An Emeritus Professor of Geophysics at Glasgow university recently criticised Cuadrilla’s operations at Balcombe, stating that the company’s knowledge is “inadequate for purpose required”. The company’s drilling plans are also based on “insecure” geological interpretations, ignore relevant underground faults and may risk contaminating ground water.
Professor David Smthye went on: “The interpretation of the geological structure (at Balcombe) is insecure” (since the company is only in possession of 2D seismic data). “Horizontal drilling cannot reasonably be carried out without a 3D seismic survey”.
Furthermore the company “seems to have taken no account of the published maps of the British Geological Survey” and their interpretation “omits faults near the well site, some of which cut through the existing well.”
The lack of fault analysis at the level of it’s Balcombe well is significant. “If fracking carried out at a later date, any faults intersected may act as fast -track conduits to the surface for contaminated frack water,” went on Prof Smthye.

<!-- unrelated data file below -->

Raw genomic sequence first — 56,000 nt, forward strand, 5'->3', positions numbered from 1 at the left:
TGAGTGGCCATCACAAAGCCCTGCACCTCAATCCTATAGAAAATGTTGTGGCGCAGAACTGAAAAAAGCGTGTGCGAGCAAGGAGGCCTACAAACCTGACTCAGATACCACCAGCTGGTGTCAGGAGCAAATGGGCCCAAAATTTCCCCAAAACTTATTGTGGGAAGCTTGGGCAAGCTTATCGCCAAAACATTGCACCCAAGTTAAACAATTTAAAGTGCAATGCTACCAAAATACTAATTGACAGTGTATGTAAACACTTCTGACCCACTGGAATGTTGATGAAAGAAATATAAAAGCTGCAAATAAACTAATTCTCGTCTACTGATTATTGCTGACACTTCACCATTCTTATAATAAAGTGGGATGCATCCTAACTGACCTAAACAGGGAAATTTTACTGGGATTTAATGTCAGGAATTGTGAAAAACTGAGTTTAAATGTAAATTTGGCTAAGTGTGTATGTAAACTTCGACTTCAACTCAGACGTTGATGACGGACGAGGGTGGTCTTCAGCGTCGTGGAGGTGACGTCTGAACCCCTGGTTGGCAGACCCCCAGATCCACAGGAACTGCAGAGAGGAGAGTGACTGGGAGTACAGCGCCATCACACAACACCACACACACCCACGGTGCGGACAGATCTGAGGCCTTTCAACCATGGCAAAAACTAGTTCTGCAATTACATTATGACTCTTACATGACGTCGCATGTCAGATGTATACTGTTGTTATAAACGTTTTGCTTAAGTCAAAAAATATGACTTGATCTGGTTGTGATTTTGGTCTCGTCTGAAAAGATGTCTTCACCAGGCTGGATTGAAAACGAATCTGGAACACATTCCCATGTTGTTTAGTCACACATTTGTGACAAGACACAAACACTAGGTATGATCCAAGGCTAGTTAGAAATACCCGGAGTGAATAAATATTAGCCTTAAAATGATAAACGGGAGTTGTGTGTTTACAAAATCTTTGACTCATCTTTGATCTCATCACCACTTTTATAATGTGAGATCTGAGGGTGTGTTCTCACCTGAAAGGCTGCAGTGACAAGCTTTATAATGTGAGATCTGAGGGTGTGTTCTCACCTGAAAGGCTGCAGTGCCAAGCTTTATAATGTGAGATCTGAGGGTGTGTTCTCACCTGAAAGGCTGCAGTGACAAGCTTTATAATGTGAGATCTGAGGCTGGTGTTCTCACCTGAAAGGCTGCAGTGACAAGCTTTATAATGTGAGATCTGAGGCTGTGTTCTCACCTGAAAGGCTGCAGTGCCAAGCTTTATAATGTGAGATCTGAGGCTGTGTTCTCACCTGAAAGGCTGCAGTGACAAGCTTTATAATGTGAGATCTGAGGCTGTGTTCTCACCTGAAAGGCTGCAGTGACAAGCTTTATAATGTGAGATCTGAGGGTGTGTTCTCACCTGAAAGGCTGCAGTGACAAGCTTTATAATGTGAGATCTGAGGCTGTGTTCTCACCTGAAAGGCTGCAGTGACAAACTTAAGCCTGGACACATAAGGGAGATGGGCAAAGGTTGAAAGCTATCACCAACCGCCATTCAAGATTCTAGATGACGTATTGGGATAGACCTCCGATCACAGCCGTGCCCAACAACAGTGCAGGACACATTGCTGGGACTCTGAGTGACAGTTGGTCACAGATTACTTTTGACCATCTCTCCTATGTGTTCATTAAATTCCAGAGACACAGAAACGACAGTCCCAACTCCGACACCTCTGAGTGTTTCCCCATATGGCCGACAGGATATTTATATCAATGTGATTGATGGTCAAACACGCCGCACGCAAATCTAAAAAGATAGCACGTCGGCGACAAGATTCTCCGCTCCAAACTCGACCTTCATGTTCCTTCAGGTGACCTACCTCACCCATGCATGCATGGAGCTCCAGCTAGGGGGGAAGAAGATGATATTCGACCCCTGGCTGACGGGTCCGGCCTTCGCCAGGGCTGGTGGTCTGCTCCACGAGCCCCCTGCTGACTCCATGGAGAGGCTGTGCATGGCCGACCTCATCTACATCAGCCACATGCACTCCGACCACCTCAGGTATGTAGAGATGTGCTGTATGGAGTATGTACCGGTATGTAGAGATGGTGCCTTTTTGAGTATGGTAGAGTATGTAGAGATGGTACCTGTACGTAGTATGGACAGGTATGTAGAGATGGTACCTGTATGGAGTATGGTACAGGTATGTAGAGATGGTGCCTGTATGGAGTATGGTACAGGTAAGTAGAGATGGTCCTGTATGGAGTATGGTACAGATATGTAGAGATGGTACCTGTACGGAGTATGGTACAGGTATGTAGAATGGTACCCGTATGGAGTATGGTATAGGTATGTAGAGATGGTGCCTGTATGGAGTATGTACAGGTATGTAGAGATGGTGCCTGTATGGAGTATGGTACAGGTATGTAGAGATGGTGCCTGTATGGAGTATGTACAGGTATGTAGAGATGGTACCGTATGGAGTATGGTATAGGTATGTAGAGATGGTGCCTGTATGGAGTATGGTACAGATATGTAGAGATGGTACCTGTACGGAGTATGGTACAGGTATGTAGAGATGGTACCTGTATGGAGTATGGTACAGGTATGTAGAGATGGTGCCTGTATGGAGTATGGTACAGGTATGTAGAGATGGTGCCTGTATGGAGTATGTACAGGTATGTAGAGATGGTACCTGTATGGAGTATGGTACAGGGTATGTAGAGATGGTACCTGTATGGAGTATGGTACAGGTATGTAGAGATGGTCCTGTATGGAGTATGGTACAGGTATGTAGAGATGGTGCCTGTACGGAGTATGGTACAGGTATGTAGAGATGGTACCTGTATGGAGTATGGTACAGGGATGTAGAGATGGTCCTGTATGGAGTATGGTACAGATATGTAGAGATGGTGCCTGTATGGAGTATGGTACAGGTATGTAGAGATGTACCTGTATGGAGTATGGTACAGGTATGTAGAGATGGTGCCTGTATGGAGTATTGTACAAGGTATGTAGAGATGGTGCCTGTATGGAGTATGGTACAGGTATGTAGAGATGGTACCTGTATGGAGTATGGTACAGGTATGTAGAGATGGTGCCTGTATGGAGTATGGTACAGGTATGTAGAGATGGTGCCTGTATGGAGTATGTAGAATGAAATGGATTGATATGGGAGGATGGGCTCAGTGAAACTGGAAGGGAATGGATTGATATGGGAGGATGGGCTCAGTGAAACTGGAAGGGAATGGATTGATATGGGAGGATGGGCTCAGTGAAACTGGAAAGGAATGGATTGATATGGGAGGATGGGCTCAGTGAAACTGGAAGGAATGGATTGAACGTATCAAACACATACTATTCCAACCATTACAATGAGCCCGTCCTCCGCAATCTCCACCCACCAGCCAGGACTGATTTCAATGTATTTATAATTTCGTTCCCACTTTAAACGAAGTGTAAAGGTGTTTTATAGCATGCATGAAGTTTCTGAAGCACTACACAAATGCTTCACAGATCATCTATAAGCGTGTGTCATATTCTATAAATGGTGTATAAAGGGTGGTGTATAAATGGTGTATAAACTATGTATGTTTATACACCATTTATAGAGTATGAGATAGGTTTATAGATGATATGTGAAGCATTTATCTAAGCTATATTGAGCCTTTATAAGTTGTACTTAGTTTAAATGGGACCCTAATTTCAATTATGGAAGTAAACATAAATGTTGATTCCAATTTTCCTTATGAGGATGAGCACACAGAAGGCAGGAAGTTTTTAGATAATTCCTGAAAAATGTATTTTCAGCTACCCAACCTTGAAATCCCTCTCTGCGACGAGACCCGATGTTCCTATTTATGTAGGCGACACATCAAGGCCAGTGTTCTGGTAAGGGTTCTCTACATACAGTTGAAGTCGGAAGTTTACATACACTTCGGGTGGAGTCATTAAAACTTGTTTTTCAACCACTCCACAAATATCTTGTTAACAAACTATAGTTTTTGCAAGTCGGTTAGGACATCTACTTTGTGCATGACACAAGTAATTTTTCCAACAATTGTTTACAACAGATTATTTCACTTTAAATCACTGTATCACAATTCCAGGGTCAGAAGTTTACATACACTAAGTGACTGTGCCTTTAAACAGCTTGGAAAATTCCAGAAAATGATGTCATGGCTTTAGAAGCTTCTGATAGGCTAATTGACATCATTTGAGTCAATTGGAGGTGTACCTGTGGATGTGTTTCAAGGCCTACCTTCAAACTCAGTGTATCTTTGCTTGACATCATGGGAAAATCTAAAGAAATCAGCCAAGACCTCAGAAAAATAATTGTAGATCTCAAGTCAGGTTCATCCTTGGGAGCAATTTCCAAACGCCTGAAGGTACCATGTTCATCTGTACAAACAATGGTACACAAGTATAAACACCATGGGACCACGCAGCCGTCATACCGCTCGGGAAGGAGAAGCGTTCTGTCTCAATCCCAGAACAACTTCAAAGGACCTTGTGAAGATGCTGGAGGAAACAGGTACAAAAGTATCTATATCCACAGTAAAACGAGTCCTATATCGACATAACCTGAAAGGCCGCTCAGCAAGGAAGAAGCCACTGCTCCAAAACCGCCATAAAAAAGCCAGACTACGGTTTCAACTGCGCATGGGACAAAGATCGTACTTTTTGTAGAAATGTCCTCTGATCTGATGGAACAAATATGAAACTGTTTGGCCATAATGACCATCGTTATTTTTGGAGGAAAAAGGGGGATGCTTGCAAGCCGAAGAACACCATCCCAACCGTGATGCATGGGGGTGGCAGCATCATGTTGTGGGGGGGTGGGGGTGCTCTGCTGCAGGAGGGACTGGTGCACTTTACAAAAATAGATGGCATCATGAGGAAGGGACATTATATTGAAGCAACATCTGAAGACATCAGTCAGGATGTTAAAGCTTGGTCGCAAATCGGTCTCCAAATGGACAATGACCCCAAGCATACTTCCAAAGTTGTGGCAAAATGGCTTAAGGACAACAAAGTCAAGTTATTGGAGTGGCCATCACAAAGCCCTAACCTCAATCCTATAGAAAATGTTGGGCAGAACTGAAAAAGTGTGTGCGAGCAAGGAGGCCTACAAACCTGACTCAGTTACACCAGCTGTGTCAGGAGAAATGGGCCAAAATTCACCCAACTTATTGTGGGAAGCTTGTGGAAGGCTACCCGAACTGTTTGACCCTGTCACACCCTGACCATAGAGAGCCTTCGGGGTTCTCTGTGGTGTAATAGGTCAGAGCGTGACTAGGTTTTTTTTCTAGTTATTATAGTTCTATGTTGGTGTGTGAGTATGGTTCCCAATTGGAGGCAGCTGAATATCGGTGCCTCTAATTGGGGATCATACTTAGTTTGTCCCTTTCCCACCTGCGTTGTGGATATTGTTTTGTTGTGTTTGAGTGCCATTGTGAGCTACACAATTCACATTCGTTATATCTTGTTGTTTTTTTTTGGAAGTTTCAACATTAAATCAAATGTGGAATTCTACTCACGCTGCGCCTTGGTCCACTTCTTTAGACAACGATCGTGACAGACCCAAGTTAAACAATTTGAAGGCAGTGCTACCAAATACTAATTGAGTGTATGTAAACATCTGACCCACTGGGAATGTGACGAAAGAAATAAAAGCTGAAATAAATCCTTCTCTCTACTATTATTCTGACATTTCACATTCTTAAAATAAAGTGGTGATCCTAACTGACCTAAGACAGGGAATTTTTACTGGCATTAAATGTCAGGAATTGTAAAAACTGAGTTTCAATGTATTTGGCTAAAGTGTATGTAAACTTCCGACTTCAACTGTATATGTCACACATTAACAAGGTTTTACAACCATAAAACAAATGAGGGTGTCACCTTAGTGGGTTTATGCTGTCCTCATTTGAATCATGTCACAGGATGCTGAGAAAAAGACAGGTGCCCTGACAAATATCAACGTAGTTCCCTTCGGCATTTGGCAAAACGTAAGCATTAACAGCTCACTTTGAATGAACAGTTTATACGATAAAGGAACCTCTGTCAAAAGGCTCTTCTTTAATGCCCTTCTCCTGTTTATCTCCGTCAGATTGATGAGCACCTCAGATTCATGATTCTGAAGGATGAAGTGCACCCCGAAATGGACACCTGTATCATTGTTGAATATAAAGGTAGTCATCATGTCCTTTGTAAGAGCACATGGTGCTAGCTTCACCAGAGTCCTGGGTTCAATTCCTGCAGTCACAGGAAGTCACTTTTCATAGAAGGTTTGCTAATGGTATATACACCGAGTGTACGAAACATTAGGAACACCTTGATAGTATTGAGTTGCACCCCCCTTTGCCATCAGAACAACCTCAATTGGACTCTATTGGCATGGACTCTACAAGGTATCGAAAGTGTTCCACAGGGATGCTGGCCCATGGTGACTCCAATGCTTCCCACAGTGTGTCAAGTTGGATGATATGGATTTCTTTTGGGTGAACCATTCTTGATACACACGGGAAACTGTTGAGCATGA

At around 3000 feet deep, Cuadrilla’s Balcombe well is a particularly shallow fracking site. In the US, for example, frack sites are usually three or more times deeper.
A study from Durham university in 2012 noted that fractures can extend up to 1928 feet, or within within two football pitches of the surface at Balcombe.
With inadequate geological knowledge, the company is unable to accurately predict seismic activity around its Balcombe well nor the risk of leaks.
Not that the company – or the authorities – seem to know that. Indeed, these most recent revelations follow a string of company actions for which they have failed to receive sanction, including failing to report earthquakes it caused in Lancashire, losing a piece of equipment down a (now abandoned) well, breaking conditions of its planning permission at Balcombe and several others.
As this week’s Private Eye points out it’s not just the company that is unfit for purpose – so are the regulators allegedly overseeing Cuadrilla’s actions.
Professor Smythe has formerly worked at the British Geological Survey, including on work commissioned by DECC, and is a former advisor to the Foreign and Commonwealth Office on North Sea drilling and its geology.